You have no items in your shopping cart.

Shop Categories

Product was successfully added to your shopping cart.

General Corrosion Risks

SST connectors, anchors and fasteners feature a wide range of materials and coatings designed to meet specific performance criteria. It is important to select a material and/or coating that is suitable for the intended application and environment based upon factors such as corrosion resistance and mechanical properties of the material. For more information on selecting connectors, anchors and fasteners based upon corrosion resistance, please see General Corrosion Risks, Guidelines for Selecting the Proper Materials and Coatings, Materials and Coatings Available – Connectors, and Materials and Coatings Available – Fasteners for more information on selecting products based on corrosion resistance.

Understanding the Corrosion Issue

Many environments and materials can cause corrosion including ocean salt air, fire-retardants, fumes, fertilizers, preservative-treated wood, de-icing salts, dissimilar metals and more. Metal connectors, fasteners, and anchors could corrode and lose load-carrying capacity when installed in corrosive environments or when installed in contact with corrosive materials.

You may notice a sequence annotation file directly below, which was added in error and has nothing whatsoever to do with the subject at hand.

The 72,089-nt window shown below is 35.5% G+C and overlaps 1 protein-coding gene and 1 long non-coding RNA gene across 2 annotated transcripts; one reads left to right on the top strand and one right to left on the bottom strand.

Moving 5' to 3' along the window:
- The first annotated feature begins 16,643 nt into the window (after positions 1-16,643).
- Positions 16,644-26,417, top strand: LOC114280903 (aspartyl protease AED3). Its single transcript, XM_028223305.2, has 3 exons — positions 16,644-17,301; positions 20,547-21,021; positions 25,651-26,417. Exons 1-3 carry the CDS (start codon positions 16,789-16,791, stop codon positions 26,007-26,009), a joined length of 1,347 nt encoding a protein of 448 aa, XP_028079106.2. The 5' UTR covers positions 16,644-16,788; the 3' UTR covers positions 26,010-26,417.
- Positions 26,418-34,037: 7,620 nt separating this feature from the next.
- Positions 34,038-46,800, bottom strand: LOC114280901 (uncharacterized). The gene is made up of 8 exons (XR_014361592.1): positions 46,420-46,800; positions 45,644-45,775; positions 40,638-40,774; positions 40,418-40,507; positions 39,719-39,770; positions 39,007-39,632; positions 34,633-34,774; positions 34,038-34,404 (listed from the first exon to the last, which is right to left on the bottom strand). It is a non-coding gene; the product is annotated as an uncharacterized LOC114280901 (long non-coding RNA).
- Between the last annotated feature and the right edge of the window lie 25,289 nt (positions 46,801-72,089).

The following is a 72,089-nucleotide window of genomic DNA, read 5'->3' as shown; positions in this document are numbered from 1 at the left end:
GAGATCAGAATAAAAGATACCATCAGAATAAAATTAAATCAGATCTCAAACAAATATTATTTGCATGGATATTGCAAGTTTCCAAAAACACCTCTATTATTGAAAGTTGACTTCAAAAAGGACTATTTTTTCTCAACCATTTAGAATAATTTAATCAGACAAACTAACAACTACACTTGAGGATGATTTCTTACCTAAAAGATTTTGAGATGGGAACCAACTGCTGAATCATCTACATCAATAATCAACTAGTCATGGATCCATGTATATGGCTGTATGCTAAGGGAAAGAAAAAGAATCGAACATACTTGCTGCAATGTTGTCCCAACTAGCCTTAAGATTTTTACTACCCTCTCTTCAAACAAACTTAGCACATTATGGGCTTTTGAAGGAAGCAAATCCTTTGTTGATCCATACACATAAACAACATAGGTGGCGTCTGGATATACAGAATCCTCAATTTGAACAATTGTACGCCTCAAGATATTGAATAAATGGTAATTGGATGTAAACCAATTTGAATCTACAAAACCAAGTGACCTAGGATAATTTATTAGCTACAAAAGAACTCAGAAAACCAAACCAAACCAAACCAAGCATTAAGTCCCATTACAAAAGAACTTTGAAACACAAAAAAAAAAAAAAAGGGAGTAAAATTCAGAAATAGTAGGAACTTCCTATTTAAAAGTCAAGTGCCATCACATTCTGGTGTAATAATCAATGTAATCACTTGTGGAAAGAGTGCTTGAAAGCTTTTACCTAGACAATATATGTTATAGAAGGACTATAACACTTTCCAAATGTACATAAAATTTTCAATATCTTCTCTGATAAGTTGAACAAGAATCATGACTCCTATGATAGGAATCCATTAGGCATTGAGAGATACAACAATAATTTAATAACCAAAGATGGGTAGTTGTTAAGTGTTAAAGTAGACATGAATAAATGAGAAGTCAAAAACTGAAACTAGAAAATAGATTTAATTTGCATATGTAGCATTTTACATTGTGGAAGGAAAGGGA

The many variables present in a building environment make it impossible to accurately predict if, or when, corrosion will begin or reach a critical level. This relative uncertainty makes it crucial that specifiers and users are knowledgeable of the potential risks and select a product suitable for the intended use. It is also prudent that regular maintenance and periodic inspections are performed especially for outdoor applications.

It is common to see some corrosion in outdoor applications. Even stainless steel can corrode. The presence of some corrosion does not mean that load capacity has been affected or that failure is imminent. If significant corrosion is apparent or suspected, then the wood, fasteners, anchors, and connectors should be inspected by a qualified engineer or qualified inspector. Replacement of affected components may be appropriate.

Some wood-preservative chemicals and fire retardant chemicals and retentions pose increased corrosion potential and are more corrosive to steel connectors and fasteners than others. Testing by Simpson Strong‑Tie has shown that ACQ-Type D is more corrosive than Copper Azole Type C, Micronized Copper Azole, and CCA-C. At the same time, others have shown that the inorganic boron treatment chemicals, specifically SBX-DOT, is less corrosive than CCA-C.

Due to the many different chemical treatment formulations, chemical retention levels, moisture conditions and regional formulation variants, selection of fasteners has become a complex task. We have attempted to provide basic knowledge on the subject here, but it is important to fully educate yourself by reviewing our technical bulletins on the topic (www.strongtie.com/info) and also by reviewing information, literature and evaluation reports published by others.